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Things to do in Oxford

Top recommendations from locals

From sightseeing to hidden gems, find out what makes the city unique with the help of the locals who know it best.
Restaurant
“Tourist favourite for reasonable price / quality food. Beautiful location positioned by the river”
  • 23 locals recommend
University
“Magdalen welcomes visitors throughout the year. As a busy and lively working academic community we like to ensure you will enjoy your visit whether it is as a potential student here, an alumnus, an academic visitor, or as a tourist. We do this by making the College accessible at regular times of the day and with particular facilities open for you to see. The principal areas of the College that are normally open are the Hall, Chapel and Old Kitchen Bar. In addition the gardens, grounds and parkland, including the water walks beside the River Cherwell are open. The Deer Park can be viewed from the path.”
  • 15 locals recommend
Restaurant
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“Gee’s Restaurant offers locals and visitors a uniquely rustic, Mediterranean dining experience set in an iconic Victorian Glasshouse…Enjoy a house cocktail at the marble topped bar, dine in the light-filled conservatory amidst olive trees and plants, choose from a daily evolving seasonal menu inspired by the regional dishes of Spain and Italy, cooked on the wood fire oven and charcoal grill…”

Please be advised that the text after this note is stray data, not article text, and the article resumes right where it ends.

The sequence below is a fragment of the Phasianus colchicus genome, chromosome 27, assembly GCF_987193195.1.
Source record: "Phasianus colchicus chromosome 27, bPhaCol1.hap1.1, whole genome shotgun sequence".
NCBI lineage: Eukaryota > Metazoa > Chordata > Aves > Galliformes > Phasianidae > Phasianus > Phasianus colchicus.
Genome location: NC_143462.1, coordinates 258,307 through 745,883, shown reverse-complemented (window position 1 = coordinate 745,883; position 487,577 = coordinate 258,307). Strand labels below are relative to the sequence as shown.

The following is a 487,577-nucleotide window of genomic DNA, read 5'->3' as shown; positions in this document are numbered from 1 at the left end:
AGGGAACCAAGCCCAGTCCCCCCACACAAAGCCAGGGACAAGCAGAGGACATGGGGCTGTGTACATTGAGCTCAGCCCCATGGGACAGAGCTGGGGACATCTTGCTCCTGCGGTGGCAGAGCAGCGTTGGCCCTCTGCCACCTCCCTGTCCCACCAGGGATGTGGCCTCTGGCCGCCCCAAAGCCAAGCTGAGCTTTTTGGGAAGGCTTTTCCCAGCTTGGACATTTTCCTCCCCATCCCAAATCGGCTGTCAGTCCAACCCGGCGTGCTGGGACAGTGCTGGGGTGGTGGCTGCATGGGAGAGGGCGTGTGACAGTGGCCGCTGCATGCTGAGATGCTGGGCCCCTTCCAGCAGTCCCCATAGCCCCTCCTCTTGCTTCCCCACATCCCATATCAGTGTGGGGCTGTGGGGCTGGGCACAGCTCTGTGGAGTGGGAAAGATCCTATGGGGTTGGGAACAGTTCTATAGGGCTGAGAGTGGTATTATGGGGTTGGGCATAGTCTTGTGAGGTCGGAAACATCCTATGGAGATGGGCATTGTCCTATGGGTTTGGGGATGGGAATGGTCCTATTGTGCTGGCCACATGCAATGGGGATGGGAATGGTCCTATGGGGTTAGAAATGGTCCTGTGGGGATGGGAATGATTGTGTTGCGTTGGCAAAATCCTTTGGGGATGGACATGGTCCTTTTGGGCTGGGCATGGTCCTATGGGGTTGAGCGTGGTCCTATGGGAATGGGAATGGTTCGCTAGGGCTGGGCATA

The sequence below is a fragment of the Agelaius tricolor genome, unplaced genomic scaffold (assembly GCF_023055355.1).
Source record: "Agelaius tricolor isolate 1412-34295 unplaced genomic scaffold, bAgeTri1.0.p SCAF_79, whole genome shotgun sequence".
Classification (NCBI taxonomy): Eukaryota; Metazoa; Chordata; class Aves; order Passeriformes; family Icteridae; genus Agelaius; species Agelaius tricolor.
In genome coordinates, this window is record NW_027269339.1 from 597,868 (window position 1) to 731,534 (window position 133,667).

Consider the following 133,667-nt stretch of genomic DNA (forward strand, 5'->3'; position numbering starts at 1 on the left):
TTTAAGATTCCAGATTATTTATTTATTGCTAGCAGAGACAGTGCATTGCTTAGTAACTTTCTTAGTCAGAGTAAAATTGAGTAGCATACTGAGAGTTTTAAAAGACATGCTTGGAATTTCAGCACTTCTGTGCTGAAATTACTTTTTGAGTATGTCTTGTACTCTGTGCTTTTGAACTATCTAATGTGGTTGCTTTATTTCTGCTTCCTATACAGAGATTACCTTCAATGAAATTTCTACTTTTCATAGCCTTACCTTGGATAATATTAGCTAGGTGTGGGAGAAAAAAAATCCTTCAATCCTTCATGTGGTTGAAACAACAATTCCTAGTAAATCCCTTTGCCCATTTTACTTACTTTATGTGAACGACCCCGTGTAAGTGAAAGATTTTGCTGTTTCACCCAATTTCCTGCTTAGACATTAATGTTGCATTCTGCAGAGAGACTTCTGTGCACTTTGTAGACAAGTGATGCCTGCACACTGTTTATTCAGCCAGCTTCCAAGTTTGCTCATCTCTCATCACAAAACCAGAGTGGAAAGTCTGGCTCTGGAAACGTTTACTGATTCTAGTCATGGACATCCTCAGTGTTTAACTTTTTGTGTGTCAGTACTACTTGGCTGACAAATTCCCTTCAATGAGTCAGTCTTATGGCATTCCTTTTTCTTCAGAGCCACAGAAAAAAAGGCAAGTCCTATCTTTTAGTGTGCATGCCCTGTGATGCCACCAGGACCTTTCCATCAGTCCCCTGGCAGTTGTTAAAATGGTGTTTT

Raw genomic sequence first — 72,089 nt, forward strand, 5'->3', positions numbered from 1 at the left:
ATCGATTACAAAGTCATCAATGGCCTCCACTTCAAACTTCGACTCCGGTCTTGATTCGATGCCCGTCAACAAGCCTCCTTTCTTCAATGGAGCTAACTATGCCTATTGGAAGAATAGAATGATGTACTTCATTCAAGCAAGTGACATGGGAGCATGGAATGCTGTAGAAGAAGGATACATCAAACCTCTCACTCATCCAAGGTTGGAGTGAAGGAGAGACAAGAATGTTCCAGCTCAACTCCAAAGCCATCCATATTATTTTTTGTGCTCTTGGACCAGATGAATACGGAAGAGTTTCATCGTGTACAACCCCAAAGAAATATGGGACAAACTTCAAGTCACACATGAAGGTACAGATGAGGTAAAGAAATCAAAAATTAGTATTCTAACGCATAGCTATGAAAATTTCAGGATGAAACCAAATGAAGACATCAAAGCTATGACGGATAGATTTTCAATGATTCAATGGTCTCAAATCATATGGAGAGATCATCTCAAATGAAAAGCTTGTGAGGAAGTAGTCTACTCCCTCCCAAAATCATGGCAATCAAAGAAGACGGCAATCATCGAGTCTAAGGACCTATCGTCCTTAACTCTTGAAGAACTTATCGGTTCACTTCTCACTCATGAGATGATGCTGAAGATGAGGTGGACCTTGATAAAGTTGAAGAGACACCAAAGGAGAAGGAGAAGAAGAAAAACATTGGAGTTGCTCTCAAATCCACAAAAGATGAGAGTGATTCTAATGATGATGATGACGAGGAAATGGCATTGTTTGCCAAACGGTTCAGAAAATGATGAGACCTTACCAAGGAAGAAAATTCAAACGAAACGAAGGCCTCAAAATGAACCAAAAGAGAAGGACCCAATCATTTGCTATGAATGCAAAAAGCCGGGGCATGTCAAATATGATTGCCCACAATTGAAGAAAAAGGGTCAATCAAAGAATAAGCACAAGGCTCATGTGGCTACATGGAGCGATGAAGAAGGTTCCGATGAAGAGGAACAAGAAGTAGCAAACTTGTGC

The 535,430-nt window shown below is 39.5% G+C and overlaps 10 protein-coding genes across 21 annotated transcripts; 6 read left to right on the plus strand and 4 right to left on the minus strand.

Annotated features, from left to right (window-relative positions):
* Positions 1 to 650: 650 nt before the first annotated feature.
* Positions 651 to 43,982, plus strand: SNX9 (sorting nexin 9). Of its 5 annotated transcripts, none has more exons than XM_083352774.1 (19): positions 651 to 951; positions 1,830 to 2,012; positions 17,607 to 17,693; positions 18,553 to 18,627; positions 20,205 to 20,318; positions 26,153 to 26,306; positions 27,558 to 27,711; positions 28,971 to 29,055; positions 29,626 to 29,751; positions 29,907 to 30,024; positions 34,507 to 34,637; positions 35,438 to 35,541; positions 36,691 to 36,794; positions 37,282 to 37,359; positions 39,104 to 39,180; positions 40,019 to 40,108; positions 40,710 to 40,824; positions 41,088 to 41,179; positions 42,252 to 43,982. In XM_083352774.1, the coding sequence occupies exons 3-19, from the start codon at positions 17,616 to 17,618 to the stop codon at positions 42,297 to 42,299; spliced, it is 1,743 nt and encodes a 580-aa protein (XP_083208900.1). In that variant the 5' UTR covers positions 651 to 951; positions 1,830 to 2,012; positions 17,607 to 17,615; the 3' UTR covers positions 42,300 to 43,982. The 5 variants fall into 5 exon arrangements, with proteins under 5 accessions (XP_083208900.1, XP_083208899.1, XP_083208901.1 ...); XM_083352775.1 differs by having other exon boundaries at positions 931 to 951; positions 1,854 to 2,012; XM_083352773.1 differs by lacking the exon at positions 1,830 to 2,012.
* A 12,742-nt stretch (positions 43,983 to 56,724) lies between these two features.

• 20 locals recommend
Castle
“Oxford Castle is a large, partly ruined Norman medieval castle on the western side of central Oxford in Oxfordshire, England. Most of the original moated, wooden motte and bailey castle was replaced in stone in the late 12th or early 13th century and the castle played an important role in the conflict of the Anarchy. In the 14th century the military value of the castle diminished and the site became used primarily for county administration and as a prison. The surviving rectangular St George's Tower is now believed to pre-date the remainder of the castle and be a watch tower associated with the original Saxon west gate of the city. Most of the castle was destroyed in the English Civil War and by the 18th century the remaining buildings had become Oxford's local prison. A new prison complex was built on the site from 1785 onwards and expanded in 1876; this became HM Prison Oxford. The prison closed in 1996 and was redeveloped as a hotel and visitor attraction. The medieval remains of the castle, including the motte and St George's Tower and crypt, are Grade I listed buildings and a Scheduled Monument.”